“Although not all of high elevation” Rackham writes “this is the land of moors, dales, ancient oakwoods and a mountain way of life”  (Rackham 1986, p. 4). In these areas, in contrast to the lowland, agriculture was more of a challenge and less abundant.  

Read More: What Are The Anglo-Saxon Charters?

Open Fields

The waves of enclosure which arrived with particular intensity from the eighteenth-century on would transform all of these areas to some extent, but would have a particular impact in the zone identified as “planned countryside”.

“Planned countryside” are the areas of the UK which were most dramatically altered by enclosure. Before enclosure, these landscapes would have looked very different from how they do today, when they are predominantly characterised by hedged fields and isolated farmhouses. Before enclosure the scene would have been quite different: nucleated villages would be accompanied by two (later, three) large open fields. Each of these fields would have been divided into strips or selions.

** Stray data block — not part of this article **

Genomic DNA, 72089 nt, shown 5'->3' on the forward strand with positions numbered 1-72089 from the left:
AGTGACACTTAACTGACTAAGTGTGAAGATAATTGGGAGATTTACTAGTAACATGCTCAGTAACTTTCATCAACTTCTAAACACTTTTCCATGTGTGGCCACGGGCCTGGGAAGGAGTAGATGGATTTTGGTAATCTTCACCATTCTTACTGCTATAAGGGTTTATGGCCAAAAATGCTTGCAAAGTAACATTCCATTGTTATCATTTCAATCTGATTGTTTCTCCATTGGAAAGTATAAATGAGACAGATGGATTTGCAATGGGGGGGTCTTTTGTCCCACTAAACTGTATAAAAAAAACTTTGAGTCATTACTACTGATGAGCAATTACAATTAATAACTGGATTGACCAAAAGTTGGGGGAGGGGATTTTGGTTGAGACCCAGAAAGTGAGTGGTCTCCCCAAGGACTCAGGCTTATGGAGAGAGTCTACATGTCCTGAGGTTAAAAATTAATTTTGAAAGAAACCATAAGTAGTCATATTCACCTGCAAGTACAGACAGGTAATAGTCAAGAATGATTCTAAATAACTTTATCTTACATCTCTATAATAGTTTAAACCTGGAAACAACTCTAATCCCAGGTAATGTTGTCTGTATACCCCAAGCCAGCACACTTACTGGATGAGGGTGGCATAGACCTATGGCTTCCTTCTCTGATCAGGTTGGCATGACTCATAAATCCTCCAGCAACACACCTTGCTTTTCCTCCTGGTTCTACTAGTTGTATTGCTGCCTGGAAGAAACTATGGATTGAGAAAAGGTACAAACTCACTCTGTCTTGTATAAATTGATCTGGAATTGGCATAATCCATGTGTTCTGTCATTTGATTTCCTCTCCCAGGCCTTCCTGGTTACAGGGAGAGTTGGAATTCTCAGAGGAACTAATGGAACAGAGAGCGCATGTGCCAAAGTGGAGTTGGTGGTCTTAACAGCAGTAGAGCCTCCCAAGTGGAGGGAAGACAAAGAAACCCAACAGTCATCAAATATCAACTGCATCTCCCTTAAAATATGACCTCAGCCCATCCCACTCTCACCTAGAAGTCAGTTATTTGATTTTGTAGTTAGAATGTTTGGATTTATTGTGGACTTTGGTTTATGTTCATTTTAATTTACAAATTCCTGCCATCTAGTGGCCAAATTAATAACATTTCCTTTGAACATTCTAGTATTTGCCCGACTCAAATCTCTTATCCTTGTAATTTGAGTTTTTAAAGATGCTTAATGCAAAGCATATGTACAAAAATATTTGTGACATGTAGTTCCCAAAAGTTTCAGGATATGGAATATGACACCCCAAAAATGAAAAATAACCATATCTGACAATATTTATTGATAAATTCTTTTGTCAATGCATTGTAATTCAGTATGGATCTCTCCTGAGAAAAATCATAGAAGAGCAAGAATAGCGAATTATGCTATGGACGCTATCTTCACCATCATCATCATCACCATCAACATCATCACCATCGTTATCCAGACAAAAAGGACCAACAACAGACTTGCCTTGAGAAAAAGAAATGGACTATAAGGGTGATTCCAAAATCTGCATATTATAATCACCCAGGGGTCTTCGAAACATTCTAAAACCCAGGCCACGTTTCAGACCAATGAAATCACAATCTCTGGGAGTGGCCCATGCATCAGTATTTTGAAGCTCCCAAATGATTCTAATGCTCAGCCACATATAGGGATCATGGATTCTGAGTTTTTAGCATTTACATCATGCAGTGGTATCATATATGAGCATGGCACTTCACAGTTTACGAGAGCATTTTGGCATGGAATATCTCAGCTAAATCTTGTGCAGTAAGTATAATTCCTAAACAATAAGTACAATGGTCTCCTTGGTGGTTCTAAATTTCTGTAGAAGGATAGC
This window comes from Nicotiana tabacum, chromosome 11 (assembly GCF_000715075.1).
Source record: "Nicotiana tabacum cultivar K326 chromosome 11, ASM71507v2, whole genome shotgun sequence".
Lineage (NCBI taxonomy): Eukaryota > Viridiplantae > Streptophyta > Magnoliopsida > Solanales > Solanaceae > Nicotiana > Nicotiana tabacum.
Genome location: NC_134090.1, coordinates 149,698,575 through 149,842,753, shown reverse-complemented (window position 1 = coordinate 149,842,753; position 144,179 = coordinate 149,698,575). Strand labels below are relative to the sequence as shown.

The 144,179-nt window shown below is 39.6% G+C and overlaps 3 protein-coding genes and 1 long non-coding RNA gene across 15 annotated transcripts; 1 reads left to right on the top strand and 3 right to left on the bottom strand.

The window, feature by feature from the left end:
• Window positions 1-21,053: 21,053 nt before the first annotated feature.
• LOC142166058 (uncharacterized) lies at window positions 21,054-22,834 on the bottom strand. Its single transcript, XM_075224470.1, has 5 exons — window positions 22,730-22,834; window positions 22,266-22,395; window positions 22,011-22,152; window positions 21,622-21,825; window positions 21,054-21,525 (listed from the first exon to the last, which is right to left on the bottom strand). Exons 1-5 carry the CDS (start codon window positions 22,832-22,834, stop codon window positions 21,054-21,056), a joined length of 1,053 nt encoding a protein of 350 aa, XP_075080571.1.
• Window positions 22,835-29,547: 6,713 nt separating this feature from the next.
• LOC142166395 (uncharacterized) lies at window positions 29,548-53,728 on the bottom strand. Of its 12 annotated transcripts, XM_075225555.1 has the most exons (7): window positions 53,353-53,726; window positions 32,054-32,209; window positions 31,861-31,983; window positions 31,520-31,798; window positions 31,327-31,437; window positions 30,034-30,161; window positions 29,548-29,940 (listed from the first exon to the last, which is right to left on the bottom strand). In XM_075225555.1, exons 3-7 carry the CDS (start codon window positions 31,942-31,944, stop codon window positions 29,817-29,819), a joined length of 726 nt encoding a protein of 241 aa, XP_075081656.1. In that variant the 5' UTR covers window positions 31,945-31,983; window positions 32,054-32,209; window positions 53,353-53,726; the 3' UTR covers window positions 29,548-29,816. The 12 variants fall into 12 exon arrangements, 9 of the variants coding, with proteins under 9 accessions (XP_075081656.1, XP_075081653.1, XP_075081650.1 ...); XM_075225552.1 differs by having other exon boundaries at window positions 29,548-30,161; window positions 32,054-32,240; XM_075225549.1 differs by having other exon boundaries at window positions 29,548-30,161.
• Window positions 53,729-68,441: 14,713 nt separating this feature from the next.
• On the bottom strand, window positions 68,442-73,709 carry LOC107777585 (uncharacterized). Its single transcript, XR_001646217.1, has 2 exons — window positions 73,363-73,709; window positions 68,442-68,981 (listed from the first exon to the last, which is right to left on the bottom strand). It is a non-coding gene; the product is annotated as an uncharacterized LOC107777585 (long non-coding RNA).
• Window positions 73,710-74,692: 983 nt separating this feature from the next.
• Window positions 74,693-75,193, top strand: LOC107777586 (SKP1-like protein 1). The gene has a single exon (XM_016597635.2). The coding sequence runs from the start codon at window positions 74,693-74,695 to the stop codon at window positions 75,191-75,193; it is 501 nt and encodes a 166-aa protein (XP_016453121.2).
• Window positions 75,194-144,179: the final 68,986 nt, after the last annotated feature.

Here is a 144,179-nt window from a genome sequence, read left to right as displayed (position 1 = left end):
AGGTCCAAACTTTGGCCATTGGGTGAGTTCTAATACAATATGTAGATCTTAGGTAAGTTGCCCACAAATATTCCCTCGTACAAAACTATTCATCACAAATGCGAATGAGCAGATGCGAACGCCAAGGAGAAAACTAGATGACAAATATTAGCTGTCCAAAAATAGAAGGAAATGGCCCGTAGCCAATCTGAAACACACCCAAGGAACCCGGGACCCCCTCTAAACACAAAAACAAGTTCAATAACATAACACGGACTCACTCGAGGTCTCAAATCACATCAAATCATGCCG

medieval ridge and furrow
Beautiful example of medieval ridge and furrow

The use of these strips for cultivation would be allocated to members of the village but these rights would rotate and no individual had a permanent claim on a specific piece of land.  This system of farming is known as open field because the internal subdivisions were not marked by hedges or fencing. 

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Before Enclosure